Key Fannie Mae HomeReady Mortgage Program Considerations


  • Limits on mortage amount
  • The borrower may be subject to maximum income limits depending on where the property is located
  • Typically higher interest rate than other low/no down payment mortgage programs 
  • Requires borrower to pay ongoing Private Mortgage Insurance (PMI) on monthly basis 


  • More flexible mortgage qualificaiton requirements espicially as it related to a borrower's credit profile 
  • Ability to include income from non-occupant borrowers (parents),  non-borrower household members (relatives) and boarders improves ability to quality for a mortgage 
  • No up-front or ongoing FHA mortgage insurance premium and lower private mortgage insurance (PMI) costs as compared to standard programs 
  • Ability to purchase a home with low down payment and no borrower contribution 

1)    Income from boarders. Up to 30% of the income used to determine a borrower’s ability to qualify for the mortgage can come from boarders. For example, if you rent out your basement or a spare room, this rental income can be added to the borrower’s income to determine what size mortgage the borrower qualifies for

2)    Income from non-borrower household member. This is income from a relative who resides in the property but who is not listed on the mortgage. In this case, the income is used to support the borrower's application.  For example, if a father lives with his son, the father’s income may be considered by the lender and used to solidify the son's loan application. Please note that income from a non-borrower household member is not added to the applicant's income to determine the applicant's ability to qualify for the mortgage and only the applicant is listed as the borrower on the mortgage. Additionally,  the non-borrower household income is not counted against the income limits outlined below.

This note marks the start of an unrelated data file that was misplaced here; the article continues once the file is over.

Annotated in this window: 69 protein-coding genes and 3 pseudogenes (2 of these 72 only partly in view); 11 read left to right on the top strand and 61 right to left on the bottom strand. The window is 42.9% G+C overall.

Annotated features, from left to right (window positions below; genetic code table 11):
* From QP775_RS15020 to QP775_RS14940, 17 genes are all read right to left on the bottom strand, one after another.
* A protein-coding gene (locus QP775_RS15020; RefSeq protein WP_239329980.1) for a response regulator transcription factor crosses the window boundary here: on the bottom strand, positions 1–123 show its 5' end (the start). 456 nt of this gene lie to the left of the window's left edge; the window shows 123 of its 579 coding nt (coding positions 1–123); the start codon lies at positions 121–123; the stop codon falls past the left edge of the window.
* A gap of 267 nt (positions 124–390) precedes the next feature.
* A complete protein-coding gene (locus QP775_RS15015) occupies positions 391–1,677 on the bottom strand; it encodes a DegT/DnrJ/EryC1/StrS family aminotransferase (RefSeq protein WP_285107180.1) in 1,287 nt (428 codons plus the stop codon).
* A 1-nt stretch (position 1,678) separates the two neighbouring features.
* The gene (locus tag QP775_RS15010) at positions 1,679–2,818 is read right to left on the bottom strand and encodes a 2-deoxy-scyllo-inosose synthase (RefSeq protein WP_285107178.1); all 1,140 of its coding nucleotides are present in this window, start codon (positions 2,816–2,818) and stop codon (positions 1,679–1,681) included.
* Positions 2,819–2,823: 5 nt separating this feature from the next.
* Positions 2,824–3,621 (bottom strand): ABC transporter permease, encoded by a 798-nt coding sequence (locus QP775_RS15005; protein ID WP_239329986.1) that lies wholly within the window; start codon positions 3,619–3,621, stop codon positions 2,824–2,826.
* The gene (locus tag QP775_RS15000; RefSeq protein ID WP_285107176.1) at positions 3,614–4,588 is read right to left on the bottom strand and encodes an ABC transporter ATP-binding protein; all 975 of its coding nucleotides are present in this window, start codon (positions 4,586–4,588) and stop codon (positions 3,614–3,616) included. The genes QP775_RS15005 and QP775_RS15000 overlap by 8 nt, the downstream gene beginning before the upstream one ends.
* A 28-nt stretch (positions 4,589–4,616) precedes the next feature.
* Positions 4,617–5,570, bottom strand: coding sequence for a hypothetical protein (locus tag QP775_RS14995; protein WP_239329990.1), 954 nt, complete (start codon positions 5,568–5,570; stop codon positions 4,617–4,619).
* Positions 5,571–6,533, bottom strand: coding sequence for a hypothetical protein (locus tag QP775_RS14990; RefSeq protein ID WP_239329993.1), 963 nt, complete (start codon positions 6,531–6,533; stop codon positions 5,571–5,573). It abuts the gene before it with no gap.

3)    Income from non-occupant borrower. This is income from a parent or relative who is a borrower on the mortgage but does reside in the property. For example, a mother’s income could help a daughter qualify for a mortgage to buy a property that only the daughter will own and live in. Both the mother’s and daughter’s income are included in determining the borrower’s ability to qualify for the mortgage and both are listed as borrowers on the mortgage. Income from a non-occupant borrower is considered qualifying income and is subject to income limits outlined below.  Please note that if you use income from a non-occupant borrower to qualify for a HomeReady mortgage you are required to make a down payment of at least 5%, which means your maximum loan-to-value (LTV) ratio is 95%.


The HomeReady program also has more flexible borrower qualification requirements especially as it relates to a borrower's credit profile. For example, a borrower with a credit score as low as 620 or with no or limited traditional credit history may be eligible for the program.  We discuss borrower qualification requirements including credit profile guidelines in detail below.

HomeReady Mortgage Program Overview is available in the following areas/cities

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